newspaperThis article appeared in The Fredricksburg, Virginia:Freelance-Star  under the byline of Judith Jones.  Photography by Robert Martin

IN THE AFTERNOON  LIGHT of his studio, Ed Jaffe paints a girl he saw years ago. He was strolling along an Ecuadorian when he  spied her. Now the work is newly drawn and still colorless. Jaffe dabs white across the girl’s shoulders.

Screwing the lid back on a paint jar, he puts his brushes aside and changes into an old shirt. He passes through a hallway into another studio, this one with tall white walls and a floor coated with marble dust

He eyes his nemesis of three months, a chunk of green Vermont marble. It’s the hardest stone he’s ever carved, he says, pulling a protective shield over his face as he picks up a diamond coated cutting tool.

Ed Jaffe of Orange County is a versatile artist who has collectors across the country.

The painting of the Ecuadorian girl and the marble sculpture will complete a body of work that has consumed Jaffe for decades, but as one artistic period ends, the vigorous 71-year-old gears up for a trip and a dose of fresh inspiration. Next week, he leaves for a 10-day tour of Spain and Portugal, to visit the lands of the brigands and explorers of the late 15th century known as the Conquistadors.

This isn’t the first time Jaffe has looked to the past for content in his art. He’s hiked through Mayan and Incan ruins in South and Central America during the past 30 years or so.

Jaffe prepares for his trip–and runs his studio–from a gray-toned office behind the art showroom. Airline tickets and Spanish-language tapes are pushed aside as he settles in to talk dreamily about his travels but he grows impatient with a reporter’s questions about his photography career in the competitive New York advertising world of the 1960s and ’70s,  and his later emergence as a sculptor and painter.

“That’s an old story,” he says. “This is about now.”

Jaffe draws, paints and sculpts–often, all in the same day. His work is abstract, but his paintings reveal the observant eye of the professional photographer he was for 22 years.

A native New Englander, he worked for major advertisers such as AT&T, IBM and Smith & Wesson and maintained a studio in Manhattan. A 1970 photo shoot in Vermont was the beginning of the end of that lucrative career. “I fell in love with the place and bought a piece of land,” he says.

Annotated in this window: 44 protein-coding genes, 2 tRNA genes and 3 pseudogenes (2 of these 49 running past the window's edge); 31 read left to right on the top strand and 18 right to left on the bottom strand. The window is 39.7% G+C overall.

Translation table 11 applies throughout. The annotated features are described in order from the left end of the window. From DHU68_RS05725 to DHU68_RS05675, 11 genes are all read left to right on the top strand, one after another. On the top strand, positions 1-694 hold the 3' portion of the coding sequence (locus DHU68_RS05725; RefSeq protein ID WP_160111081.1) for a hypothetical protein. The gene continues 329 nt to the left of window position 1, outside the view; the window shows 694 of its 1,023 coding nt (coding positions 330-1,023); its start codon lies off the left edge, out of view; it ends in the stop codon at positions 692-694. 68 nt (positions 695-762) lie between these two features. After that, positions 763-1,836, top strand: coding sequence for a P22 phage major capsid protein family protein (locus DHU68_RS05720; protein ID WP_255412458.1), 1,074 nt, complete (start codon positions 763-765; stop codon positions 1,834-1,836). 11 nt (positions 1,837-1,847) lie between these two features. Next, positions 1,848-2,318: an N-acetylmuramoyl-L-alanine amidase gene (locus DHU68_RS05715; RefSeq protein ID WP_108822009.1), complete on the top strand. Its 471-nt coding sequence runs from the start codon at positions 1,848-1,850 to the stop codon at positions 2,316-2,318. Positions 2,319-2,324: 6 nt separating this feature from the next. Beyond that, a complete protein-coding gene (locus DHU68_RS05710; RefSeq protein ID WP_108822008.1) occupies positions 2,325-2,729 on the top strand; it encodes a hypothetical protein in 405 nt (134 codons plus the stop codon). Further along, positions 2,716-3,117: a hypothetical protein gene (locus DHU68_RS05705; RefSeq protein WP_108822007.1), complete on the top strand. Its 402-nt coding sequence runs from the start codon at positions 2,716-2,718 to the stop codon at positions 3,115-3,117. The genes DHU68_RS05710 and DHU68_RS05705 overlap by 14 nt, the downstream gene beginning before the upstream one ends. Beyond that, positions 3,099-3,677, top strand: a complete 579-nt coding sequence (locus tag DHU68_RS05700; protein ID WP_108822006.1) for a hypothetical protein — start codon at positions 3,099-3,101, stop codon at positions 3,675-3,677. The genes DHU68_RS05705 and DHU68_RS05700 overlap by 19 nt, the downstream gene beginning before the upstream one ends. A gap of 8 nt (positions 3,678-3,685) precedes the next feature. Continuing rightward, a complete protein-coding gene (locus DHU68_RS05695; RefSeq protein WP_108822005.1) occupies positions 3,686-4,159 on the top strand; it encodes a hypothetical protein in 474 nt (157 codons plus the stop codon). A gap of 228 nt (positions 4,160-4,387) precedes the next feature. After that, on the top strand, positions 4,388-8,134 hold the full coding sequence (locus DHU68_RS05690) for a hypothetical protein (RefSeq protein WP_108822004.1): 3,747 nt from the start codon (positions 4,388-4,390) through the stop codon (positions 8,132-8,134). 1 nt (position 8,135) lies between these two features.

Then he began to sculpt full time.

First it was in exotic hardwoods. (Jaffe didn’t switch to stone until the hardwoods were no longer available) He collected bits of broken shells and brought them home for subject matter. “I would place a shell fragment under a sharp light and draw the highlights and shadows, not the shell,” he says. Based on the drawing, he then made a sculpture that was abstract, but still aquatic-looking.

He was deeply immersed in sculpture, but “the camera still paid the bills,” he says. “I’d done everything with a camera I could, in the toughest  market in the world.” As Jaffe moved from picture-maker to stone-carver–and later on, painter–the central concept of his work began to take shape

“I like cultures that are not my own,”

Jaffe heads to the hills and ocean fringes on his expeditions. In Ixtapa, Mexico, in the mid-1960s, he collected perfect shells for tourist ladies staying in his hotel and kept the broken shards for himself. In Guatemala in the mid-1980s, skirmishes in the mountains forced him back down to a village, and ultimately home. The same was true in Ecuador in the mid-1990s, when his sojourn was cut off by an attack by Peruvian forces two days into the trip.

He relies on research and travel to absorb the history that infuses his art and he relies on people who now inhabit these ancient lands for a lush sense of place. “I’m a Latin at heart, I guess,” he says .

His forays fed his sculpting talent and later his painting. The paintings have rich earth colors with geometric patterns that lie like lace over female subjects. He carries the Latin-culture themes and feel into sculpting Portuguese and Italian marble.

Collectors say his art is recognizable throughout the phases of his  career.

I have one called ‘The Warrior,'” says Augie Brown of Fort Lauderdale, Fla., who has known Jaffe for almost 40 years  “It’s a rugged face. There’s a strength to his sculpture.” Brown worked on photo shoots with Jaffe in New York in the 1960s and was one of the first male models in Eileen Ford’s agency. He has collected more than a dozen of Jaffe’s sculptures over the years. “I bought one of his first sculptures. It was leaning against  his fireplace,” Brown says. He thought he had no talent.”

Jaffe says he got serious about painting 10 years ago, partially to indulge his love of drawing and form and he paints with a vengeance, starting with a tempered masonite board that gets rough treatment. “I use everything–scrapers, razors,” he says. An idea simmers for a while before Jaffe begins working. “When I paint, I have to think about what I’m doing,” he says. “It’s very intellectual. You have your arguments with it. You run into walls and you’ve got to get to a solution.”

Sculpting stone requires even more forethought but, “I do all of my thinking before I start”, he says. “never while I’m working. The stone is emotional and intuitive.”. When he fires up the pneumatic tools and drills, Jaffe is in his own world, perhaps an entire continent away.